World’s forests cover 9% more space than previously assessed

Two workers wearing safty helmets cleaning solar panels on a rooftop

Primary forest in the Amazon basin from the air. Photo: Oliver Hölcke/IKI

The current estimates of the size of the forest cover worldwide are to be increased by at least 9%, which may lead to new calculations of the global carbon budget. A study coordinated by the Food and Agriculture Organization of the United Nations (FAO), carried out in cooperation with Google Inc. and 16 leading organisations and supported substantially by the German Federal Environment Ministry (BMUB) through its International Climate Initiative (IKI) has produced new results.

The new data were obtained thanks to precise measurement techniques based on satellite data and special photo interpretation methods. Measurements of forests in arid zones, which make up 41.5% of Earth’s land mass and host some of its most sensitive and endangered ecosystems, have not been sufficiently accurate up to now.  With advancing global warming, the arid zones could expand by another 11-23% by the end of the 21st century and would then cover over half of the world’s land.

Thanks to the high-resolution photo measurement techniques, which utilise access to Google’s large up-to-date photo databases and computing capacities through the Collect Earth tool the company developed with FAO, experts were able to show that in 2015, 1.327 million hectares of arid regions had 10% tree cover and accounted for 1.079 million hectares of forest. In total, 239 specially trained local experts around the world have interpreted and evaluated 213,795 sample parcels of land with the software.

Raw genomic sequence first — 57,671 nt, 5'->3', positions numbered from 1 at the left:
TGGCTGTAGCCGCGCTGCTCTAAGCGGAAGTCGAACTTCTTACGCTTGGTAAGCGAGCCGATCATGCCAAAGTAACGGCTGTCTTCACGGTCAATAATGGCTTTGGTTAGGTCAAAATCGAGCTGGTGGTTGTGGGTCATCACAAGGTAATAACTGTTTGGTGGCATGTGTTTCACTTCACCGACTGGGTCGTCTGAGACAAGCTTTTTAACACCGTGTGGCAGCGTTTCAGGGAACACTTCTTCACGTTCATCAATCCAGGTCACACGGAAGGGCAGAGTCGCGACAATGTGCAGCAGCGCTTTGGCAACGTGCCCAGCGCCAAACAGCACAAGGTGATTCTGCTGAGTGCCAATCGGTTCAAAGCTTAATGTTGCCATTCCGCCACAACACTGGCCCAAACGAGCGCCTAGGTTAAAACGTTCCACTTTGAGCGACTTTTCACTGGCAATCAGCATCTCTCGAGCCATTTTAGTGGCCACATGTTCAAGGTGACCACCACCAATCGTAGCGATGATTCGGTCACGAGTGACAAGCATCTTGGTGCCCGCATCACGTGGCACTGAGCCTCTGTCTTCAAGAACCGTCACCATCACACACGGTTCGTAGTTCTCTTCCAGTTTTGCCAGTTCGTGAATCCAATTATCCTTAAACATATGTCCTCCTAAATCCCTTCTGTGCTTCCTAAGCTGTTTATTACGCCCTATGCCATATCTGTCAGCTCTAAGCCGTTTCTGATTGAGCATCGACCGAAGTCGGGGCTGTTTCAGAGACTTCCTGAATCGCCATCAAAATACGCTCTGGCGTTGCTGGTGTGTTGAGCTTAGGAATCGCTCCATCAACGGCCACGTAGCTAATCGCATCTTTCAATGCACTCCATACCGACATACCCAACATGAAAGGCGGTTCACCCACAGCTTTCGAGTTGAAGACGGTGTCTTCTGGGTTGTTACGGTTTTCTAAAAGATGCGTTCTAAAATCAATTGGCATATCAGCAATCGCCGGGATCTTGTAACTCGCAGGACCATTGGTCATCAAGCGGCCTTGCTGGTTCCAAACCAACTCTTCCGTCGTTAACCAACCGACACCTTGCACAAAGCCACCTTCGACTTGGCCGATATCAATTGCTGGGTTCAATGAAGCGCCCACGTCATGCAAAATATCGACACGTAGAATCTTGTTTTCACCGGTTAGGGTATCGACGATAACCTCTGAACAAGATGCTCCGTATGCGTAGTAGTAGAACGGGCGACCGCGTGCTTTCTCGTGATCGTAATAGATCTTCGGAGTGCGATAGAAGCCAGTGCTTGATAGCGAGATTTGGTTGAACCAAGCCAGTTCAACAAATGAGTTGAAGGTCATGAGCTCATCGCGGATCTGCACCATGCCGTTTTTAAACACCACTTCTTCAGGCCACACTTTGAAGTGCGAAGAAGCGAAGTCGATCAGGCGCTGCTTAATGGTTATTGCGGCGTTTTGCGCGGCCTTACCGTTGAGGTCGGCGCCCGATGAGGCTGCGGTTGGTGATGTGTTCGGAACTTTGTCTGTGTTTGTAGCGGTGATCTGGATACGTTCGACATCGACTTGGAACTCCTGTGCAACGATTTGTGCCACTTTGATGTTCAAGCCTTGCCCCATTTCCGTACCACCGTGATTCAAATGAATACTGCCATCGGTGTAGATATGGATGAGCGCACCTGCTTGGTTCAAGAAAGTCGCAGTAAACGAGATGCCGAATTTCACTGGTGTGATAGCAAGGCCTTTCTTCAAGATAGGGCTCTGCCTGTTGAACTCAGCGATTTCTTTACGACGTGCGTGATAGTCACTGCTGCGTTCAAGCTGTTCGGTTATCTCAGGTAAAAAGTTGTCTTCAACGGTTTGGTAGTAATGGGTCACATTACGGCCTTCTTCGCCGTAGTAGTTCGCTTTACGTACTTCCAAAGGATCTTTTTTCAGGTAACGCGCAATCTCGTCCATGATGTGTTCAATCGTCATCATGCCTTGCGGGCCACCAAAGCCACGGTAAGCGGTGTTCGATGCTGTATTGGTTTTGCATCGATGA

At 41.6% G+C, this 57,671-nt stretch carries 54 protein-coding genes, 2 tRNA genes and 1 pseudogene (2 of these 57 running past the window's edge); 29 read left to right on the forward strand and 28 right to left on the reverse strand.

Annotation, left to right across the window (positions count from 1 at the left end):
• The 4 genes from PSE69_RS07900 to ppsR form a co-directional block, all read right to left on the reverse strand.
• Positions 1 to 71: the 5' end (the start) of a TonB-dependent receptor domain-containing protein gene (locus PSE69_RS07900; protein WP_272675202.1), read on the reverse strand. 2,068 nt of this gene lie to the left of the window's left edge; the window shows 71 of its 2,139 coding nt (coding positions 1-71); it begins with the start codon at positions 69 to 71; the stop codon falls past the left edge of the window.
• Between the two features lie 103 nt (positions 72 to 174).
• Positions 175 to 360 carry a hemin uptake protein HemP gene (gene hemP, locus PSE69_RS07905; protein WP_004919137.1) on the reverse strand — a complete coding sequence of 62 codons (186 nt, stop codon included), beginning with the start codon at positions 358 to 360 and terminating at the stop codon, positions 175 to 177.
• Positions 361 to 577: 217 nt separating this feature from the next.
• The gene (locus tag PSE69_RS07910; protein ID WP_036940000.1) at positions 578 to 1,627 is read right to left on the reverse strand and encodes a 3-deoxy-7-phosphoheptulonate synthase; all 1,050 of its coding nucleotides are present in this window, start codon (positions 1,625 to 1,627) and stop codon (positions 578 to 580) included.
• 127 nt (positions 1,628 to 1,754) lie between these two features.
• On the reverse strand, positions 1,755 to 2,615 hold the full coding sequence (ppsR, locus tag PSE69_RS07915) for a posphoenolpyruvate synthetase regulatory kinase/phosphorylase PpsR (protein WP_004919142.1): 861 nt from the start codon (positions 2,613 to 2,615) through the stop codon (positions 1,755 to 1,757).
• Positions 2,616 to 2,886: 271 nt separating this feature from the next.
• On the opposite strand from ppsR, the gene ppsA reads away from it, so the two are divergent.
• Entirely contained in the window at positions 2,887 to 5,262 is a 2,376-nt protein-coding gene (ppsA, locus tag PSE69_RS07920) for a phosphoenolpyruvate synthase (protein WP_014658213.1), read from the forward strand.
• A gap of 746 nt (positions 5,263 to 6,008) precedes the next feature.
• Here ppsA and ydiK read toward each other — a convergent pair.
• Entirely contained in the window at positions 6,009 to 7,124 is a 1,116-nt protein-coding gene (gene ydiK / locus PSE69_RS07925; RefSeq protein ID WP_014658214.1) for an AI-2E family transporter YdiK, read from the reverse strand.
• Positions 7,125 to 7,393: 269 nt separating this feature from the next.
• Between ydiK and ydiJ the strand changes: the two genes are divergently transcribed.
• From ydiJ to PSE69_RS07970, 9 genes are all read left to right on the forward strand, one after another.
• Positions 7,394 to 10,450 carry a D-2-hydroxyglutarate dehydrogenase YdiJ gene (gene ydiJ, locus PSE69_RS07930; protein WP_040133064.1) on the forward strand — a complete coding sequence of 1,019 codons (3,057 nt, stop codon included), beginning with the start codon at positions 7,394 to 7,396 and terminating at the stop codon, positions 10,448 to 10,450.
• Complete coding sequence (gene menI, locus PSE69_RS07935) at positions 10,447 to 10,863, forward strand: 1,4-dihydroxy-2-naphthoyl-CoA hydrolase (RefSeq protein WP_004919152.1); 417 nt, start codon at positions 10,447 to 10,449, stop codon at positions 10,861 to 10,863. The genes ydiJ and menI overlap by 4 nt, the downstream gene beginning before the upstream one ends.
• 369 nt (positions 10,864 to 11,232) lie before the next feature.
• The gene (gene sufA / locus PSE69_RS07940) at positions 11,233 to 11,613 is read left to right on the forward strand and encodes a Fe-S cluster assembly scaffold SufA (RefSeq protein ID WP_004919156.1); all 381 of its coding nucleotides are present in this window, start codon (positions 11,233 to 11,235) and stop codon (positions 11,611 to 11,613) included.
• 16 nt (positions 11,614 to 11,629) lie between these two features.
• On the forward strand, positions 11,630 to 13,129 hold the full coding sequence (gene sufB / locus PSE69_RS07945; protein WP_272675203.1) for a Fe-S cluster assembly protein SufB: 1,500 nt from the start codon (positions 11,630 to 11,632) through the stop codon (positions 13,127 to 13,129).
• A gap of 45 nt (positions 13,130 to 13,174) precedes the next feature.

The results exceed previous estimates by around 40 to 47 per cent. Overall this corresponds to 467 million hectares of additional forest globally that has never been recorded. It is around the size of the Amazon rainforest and is located in regions that were partially not regarded as forests up to now. This could result in future opportunities to expand forest protection measures to other new regions, better define them geographically and track them, and address drivers of deforestation more effectively.

The projects Global Forest Survey and National Forest Monitoring Systems are being financed by the IKI of the BMUB and are currently carrying out data collection on forests and land-use trends in arid regions and for all ecosystems on land masses worldwide.

The most significant results of this study were featured today, 12 May, in the renowned scientific journal Science. Its publisher is the largest scientific association in the world, the Association for the Advancement of Science.